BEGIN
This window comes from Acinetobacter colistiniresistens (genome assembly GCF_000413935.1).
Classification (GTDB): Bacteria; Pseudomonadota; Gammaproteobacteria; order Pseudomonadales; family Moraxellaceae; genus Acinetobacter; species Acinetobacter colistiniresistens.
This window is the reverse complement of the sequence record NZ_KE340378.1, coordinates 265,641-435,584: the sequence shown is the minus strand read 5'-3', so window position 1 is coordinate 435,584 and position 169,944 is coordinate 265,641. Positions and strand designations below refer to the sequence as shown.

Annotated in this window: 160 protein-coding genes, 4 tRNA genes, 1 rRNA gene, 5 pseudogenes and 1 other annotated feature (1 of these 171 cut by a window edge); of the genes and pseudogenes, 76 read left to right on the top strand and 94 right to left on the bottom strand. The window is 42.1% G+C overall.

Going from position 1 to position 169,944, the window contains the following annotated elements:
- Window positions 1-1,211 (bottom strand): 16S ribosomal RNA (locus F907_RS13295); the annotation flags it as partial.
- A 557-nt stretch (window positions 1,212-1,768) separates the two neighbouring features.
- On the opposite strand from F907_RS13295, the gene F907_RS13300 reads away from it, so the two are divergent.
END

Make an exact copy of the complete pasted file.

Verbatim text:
This window comes from Acinetobacter colistiniresistens (genome assembly GCF_000413935.1).
Classification (GTDB): Bacteria; Pseudomonadota; Gammaproteobacteria; order Pseudomonadales; family Moraxellaceae; genus Acinetobacter; species Acinetobacter colistiniresistens.
This window is the reverse complement of the sequence record NZ_KE340378.1, coordinates 265,641-435,584: the sequence shown is the minus strand read 5'-3', so window position 1 is coordinate 435,584 and position 169,944 is coordinate 265,641. Positions and strand designations below refer to the sequence as shown.

Annotated in this window: 160 protein-coding genes, 4 tRNA genes, 1 rRNA gene, 5 pseudogenes and 1 other annotated feature (1 of these 171 cut by a window edge); of the genes and pseudogenes, 76 read left to right on the top strand and 94 right to left on the bottom strand. The window is 42.1% G+C overall.

Going from position 1 to position 169,944, the window contains the following annotated elements:
- Window positions 1-1,211 (bottom strand): 16S ribosomal RNA (locus F907_RS13295); the annotation flags it as partial.
- A 557-nt stretch (window positions 1,212-1,768) separates the two neighbouring features.
- On the opposite strand from F907_RS13295, the gene F907_RS13300 reads away from it, so the two are divergent.